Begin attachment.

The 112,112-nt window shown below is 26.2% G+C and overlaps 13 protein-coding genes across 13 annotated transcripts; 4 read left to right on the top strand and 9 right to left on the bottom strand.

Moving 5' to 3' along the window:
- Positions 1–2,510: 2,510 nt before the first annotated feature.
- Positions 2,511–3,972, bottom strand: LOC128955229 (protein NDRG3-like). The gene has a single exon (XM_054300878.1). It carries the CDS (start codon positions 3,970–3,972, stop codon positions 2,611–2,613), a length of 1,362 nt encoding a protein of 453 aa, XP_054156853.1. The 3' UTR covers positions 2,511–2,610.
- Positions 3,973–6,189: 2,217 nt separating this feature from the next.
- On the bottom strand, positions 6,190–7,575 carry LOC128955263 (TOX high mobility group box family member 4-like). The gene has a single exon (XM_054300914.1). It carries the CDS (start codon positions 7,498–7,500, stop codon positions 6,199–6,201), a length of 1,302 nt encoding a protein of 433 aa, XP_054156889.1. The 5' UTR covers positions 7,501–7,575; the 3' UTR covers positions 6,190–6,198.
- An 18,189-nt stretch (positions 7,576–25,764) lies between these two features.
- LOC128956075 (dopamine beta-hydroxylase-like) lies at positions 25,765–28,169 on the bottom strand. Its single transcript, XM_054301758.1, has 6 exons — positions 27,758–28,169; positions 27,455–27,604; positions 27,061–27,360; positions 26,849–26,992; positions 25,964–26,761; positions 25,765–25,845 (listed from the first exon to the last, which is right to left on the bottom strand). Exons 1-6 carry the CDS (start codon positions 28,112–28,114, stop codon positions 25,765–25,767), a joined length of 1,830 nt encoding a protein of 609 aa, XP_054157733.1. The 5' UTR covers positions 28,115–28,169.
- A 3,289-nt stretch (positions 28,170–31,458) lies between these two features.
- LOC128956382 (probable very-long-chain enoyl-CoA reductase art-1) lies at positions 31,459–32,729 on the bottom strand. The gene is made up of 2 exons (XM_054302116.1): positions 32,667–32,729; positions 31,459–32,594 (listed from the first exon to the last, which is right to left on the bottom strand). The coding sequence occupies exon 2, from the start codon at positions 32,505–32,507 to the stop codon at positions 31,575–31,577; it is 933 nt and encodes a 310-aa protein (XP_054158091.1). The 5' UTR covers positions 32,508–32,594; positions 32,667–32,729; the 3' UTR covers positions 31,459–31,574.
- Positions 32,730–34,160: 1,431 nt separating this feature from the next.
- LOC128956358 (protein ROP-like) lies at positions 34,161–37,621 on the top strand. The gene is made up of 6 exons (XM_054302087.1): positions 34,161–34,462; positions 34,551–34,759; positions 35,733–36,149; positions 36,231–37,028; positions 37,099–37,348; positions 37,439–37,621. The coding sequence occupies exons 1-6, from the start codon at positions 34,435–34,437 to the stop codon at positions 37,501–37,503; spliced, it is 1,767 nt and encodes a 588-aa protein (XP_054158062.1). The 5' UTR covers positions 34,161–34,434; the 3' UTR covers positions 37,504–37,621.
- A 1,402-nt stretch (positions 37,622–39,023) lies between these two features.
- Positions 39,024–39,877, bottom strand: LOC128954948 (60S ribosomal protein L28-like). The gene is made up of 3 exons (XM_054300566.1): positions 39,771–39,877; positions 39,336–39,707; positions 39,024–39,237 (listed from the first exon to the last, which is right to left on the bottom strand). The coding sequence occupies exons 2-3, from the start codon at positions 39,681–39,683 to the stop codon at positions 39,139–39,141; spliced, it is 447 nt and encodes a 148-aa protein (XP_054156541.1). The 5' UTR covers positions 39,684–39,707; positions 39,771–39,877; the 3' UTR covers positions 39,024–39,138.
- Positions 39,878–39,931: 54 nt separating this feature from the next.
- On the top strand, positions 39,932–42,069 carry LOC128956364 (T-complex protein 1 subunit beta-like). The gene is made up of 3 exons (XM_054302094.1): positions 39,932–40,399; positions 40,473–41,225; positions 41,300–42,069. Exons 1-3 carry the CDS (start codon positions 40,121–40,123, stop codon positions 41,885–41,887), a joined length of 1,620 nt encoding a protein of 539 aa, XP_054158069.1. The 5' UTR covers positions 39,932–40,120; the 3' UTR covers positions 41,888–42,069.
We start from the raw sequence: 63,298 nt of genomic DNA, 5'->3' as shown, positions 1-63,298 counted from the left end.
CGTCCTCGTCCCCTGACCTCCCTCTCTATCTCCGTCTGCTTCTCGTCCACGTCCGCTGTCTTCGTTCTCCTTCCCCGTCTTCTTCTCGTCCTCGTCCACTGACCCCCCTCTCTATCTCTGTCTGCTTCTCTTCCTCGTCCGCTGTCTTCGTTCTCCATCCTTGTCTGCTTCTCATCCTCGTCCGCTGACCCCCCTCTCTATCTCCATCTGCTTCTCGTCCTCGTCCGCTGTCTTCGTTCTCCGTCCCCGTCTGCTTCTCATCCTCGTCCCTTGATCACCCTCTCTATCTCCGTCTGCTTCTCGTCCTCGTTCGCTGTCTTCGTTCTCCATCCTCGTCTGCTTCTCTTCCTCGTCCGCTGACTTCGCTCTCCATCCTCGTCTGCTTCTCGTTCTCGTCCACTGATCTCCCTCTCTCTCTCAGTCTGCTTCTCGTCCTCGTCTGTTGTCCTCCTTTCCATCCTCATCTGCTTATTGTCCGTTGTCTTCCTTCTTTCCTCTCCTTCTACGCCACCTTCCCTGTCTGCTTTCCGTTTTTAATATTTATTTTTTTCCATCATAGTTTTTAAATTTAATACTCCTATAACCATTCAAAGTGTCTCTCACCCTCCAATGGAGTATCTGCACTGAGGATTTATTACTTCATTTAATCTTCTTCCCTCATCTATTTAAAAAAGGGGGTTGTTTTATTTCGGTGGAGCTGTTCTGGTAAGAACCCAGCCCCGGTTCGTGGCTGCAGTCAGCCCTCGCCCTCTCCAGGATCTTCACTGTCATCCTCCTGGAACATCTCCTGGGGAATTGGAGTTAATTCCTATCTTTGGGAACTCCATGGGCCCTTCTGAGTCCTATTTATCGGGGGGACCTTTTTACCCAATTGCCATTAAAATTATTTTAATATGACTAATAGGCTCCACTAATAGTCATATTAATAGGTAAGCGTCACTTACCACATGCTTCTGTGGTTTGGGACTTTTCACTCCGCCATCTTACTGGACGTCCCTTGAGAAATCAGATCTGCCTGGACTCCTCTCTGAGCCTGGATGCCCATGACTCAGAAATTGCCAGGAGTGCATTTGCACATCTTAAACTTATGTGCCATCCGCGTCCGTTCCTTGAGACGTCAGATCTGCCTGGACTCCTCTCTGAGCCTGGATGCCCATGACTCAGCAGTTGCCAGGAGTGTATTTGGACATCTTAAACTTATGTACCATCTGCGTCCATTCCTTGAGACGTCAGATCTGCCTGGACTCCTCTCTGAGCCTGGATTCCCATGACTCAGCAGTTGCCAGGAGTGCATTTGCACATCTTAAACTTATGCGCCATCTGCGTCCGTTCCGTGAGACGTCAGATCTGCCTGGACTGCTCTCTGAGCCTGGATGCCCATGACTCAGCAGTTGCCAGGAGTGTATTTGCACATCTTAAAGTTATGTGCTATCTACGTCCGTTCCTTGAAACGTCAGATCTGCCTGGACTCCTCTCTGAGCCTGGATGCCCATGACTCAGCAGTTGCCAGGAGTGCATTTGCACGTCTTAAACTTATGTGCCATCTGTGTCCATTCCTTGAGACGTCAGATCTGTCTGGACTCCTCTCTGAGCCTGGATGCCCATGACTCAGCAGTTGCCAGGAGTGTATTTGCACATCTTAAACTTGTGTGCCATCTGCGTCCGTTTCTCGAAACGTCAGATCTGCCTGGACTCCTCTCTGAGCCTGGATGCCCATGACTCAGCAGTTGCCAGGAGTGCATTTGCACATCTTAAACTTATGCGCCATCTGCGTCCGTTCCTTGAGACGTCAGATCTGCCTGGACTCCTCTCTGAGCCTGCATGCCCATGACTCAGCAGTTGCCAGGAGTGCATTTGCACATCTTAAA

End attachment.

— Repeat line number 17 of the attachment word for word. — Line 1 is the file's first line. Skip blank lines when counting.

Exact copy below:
We start from the raw sequence: 63,298 nt of genomic DNA, 5'->3' as shown, positions 1-63,298 counted from the left end.